Wednesday, October 10, 2007
The Unnecessary Object of Desire
Standing at the roadside it is hard no to be transfixed by the slow motion collapse of the record industry. This high rise building that once dominated the skyline and mediated the listening habits of all that it surveyed is now sinking in front of us as artists begin to give away their music with newspapers or make it free to download.
In a blog entry almost two years ago I asked “how long will we cling to the wreckage of these outdated forms? “In its death throes the record industry at all levels form tiny companies releasing 500 copies to the majors have tried to counter the transparency and weightlessness of the download by making the physical releases self consciously tangible So rather than a single disk in a plastic jewel case one gets a box set complete with remix disks, limited edition posters, booklets, t-shirts anything and everything to give us some excuse to buy the thing even if we will probably rip or download the music to play digitally anyway. A good mainstream example of this is the recent EMI re-issue of the first Pink Floyd album, The Piper at the Gates of Dawn. In a 3CD box set one gets the stereo mix, the mono mix, a further disk with obscurities and previously unreleased tracks and mixes and of course - “The album is packaged in a cloth-bound book format, that will include an expanded 12 page redesigned booklet, plus a reproduction of a previously unseen Syd Barrett notebook from 1967 that contains personal artwork and lyric ideas.”
In the small backwater that is experimental and electronic music, vinyl still holds a certain sway. Vinyl’s sheer physicality gives it a head start on the purchase front as it engenders a strong sense of ownership and the large twelve-inch cover provides a good platform for artwork. There is also something highly ritualistic and fetishistic about having to remove the record from its sleeve, wipe it with a cloth, place it on the turntable (and then only twenty minutes later turn the record over) that further emphasizes the physicality of the whole experience.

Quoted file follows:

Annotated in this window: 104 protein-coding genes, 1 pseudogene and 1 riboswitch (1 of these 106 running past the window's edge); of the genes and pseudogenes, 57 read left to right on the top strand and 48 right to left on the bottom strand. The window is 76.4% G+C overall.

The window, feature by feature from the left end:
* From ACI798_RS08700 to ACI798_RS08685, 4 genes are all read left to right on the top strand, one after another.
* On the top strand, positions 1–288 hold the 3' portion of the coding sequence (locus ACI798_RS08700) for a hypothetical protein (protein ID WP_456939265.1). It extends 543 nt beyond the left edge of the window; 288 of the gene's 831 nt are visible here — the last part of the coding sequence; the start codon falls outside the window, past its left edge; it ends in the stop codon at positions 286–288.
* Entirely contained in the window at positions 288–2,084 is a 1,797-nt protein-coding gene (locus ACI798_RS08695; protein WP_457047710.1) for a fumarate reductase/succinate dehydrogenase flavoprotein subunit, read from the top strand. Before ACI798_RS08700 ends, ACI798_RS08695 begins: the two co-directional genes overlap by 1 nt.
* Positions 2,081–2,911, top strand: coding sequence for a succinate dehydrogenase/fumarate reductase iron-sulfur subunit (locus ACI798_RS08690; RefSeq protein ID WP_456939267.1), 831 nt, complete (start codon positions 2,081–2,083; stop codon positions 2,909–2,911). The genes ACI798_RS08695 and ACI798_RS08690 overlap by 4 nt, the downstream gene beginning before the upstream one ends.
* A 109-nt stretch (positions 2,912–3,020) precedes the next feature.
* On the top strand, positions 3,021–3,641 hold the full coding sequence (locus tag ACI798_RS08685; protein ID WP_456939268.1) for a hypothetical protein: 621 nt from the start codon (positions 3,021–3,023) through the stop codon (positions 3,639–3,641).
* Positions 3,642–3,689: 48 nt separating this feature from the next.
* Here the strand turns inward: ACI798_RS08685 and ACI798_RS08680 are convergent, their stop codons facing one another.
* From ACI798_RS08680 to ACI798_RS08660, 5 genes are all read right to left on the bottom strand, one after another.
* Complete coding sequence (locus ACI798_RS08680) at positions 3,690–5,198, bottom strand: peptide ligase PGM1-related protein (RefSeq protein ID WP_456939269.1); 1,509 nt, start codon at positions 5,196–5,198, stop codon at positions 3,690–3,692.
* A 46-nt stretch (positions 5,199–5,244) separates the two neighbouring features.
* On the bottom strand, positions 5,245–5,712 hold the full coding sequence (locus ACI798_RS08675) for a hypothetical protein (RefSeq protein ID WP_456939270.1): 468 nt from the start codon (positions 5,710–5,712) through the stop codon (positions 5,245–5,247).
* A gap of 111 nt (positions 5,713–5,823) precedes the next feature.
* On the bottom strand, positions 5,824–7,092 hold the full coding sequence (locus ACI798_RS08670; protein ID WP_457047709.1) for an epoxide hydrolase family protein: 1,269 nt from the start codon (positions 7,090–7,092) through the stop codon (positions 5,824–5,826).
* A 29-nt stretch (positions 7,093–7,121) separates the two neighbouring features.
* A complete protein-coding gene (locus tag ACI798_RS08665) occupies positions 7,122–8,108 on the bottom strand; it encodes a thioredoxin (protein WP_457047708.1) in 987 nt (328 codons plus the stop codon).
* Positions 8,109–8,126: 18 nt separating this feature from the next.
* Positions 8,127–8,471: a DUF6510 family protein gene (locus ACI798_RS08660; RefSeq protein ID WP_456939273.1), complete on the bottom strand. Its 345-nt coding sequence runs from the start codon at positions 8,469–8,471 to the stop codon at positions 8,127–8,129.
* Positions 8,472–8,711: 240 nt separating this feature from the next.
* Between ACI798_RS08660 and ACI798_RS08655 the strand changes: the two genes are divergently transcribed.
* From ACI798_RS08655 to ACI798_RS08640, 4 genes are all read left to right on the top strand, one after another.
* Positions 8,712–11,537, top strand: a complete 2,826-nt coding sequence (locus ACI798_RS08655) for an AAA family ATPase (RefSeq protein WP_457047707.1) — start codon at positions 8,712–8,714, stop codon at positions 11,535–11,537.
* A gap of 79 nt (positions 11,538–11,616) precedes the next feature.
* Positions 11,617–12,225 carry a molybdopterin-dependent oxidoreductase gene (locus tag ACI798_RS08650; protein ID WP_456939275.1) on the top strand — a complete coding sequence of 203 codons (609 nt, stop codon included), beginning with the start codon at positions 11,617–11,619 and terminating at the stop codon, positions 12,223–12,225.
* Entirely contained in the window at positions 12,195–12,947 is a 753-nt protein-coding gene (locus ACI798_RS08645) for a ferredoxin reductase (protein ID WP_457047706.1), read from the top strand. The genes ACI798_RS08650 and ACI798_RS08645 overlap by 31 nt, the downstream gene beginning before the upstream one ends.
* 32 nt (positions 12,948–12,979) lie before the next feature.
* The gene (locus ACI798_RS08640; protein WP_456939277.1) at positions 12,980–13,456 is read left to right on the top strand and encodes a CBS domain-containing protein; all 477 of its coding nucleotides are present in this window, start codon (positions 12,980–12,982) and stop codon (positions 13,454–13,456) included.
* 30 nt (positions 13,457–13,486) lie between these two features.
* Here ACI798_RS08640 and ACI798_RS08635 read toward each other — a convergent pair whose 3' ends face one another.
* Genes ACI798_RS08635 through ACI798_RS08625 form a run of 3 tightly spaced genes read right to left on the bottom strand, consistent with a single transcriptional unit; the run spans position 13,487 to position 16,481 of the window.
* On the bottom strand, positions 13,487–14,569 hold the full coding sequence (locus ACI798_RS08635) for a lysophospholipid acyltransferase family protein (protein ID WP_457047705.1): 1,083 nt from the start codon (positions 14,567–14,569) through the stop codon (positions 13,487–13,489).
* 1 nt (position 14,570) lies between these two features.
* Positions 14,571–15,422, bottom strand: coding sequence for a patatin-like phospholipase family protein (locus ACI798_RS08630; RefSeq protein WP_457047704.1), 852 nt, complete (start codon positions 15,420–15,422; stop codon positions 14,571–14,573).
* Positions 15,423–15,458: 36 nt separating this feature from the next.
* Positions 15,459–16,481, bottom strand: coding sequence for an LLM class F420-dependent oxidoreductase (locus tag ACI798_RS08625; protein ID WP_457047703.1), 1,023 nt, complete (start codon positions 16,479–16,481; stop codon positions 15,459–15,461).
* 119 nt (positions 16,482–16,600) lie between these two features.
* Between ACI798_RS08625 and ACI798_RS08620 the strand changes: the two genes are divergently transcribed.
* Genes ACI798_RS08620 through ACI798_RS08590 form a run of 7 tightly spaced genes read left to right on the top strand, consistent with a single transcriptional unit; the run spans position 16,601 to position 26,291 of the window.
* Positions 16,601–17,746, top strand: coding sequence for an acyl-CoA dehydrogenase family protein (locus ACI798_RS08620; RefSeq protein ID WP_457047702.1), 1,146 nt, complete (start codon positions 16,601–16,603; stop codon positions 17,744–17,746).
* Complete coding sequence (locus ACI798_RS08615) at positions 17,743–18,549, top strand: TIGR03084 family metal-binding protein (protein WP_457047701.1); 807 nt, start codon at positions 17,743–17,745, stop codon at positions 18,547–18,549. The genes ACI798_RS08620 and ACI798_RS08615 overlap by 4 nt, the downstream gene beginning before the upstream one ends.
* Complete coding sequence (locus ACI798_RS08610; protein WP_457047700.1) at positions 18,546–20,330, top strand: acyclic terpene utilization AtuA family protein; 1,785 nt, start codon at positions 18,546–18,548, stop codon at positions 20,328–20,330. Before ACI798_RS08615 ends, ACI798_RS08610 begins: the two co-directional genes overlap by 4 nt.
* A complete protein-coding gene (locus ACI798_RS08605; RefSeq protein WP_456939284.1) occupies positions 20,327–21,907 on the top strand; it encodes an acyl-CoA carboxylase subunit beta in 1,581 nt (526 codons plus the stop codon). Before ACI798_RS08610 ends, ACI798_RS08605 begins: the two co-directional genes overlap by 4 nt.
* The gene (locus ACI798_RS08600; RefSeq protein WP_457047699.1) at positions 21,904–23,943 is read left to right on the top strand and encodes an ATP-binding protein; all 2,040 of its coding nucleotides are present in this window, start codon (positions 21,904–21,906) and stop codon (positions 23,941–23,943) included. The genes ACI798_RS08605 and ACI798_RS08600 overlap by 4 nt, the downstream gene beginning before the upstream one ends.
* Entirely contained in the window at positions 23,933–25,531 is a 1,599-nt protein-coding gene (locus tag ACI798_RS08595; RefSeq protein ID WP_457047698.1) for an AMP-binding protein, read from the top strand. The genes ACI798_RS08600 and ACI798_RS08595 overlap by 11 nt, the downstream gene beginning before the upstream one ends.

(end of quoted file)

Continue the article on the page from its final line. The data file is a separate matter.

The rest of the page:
One of the key micro companies re-issuing electronic and avant-garde music is the German label Vinyl on Demand. Last year indeed a Snatch Tapes compilation and this year a Storm Bugs record came out on the label; both releases on heavy weight vinyl with textured and embossed sleeves. But these releases are quite modest by the label’s usual standards as lavish 5 LP box sets with inserts and accompanying 7 inch singles and T-shirts etc (for subscription members) are more the order of the day.
Such releases are quite wonderful, bringing together previously obscure and unreleased recordings. Vinyl on Demand is single handedly doing much to archive and preserve music that would otherwise be potentially lost or at the very least go unheard. In a world of dwindling resources though it can seem hard to justify this sheer level of physicality when the essential component - the music could be reproduced as a tiny digital file.
Arguably the actual resources and energy needed to make and ship a 5 LP box set are in the scheme of things not that great (particular as unlike the Floyd re-issue most Vinyl on Demand releases are limited to 500 copies); we probably all throw away/recycle more cardboard and plastic from our weekly shop and if one had a choice it would seem to make more sense to use these resources for the reproduction of art rather than a simple packaging for everyday consumables.
That more energy and resources are being wasted elsewhere of course doesn’t detract though from the slight absurdity of both the Floyd cloth bound CD and the vinyl 5 record box set. Perhaps though we should cherish this last lavish and excessive baroque fling of the record industry (an industry almost synonymous with excess). In ten years when resources are just that bit closer to complete exhaustion, when disposing of items becomes as expensive as acquiring then, when the cost of shipping reflects its true environmental impact then the price of box sets will be prohibitive and they will be seen as a wonderful and deliciously wasteful fin de siecle excess.